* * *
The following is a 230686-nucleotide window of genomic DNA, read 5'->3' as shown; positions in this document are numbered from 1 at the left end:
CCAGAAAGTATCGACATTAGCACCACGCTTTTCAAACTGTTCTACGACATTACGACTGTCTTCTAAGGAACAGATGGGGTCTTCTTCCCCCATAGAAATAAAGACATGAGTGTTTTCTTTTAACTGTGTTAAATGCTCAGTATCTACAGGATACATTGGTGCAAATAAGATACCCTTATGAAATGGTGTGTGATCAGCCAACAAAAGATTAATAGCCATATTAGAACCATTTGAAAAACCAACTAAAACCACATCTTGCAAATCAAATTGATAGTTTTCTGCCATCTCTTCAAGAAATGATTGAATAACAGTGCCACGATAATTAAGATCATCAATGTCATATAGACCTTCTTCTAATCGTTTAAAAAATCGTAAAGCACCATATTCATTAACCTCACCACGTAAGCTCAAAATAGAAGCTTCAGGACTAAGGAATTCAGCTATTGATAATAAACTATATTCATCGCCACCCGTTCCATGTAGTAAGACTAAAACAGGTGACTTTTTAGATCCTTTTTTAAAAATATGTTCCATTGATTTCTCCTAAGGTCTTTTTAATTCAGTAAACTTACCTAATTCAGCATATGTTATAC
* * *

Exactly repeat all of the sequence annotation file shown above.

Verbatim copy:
The following is a 230686-nucleotide window of genomic DNA, read 5'->3' as shown; positions in this document are numbered from 1 at the left end:
CCAGAAAGTATCGACATTAGCACCACGCTTTTCAAACTGTTCTACGACATTACGACTGTCTTCTAAGGAACAGATGGGGTCTTCTTCCCCCATAGAAATAAAGACATGAGTGTTTTCTTTTAACTGTGTTAAATGCTCAGTATCTACAGGATACATTGGTGCAAATAAGATACCCTTATGAAATGGTGTGTGATCAGCCAACAAAAGATTAATAGCCATATTAGAACCATTTGAAAAACCAACTAAAACCACATCTTGCAAATCAAATTGATAGTTTTCTGCCATCTCTTCAAGAAATGATTGAATAACAGTGCCACGATAATTAAGATCATCAATGTCATATAGACCTTCTTCTAATCGTTTAAAAAATCGTAAAGCACCATATTCATTAACCTCACCACGTAAGCTCAAAATAGAAGCTTCAGGACTAAGGAATTCAGCTATTGATAATAAACTATATTCATCGCCACCCGTTCCATGTAGTAAGACTAAAACAGGTGACTTTTTAGATCCTTTTTTAAAAATATGTTCCATTGATTTCTCCTAAGGTCTTTTTAATTCAGTAAACTTACCTAATTCAGCATATGTTATAC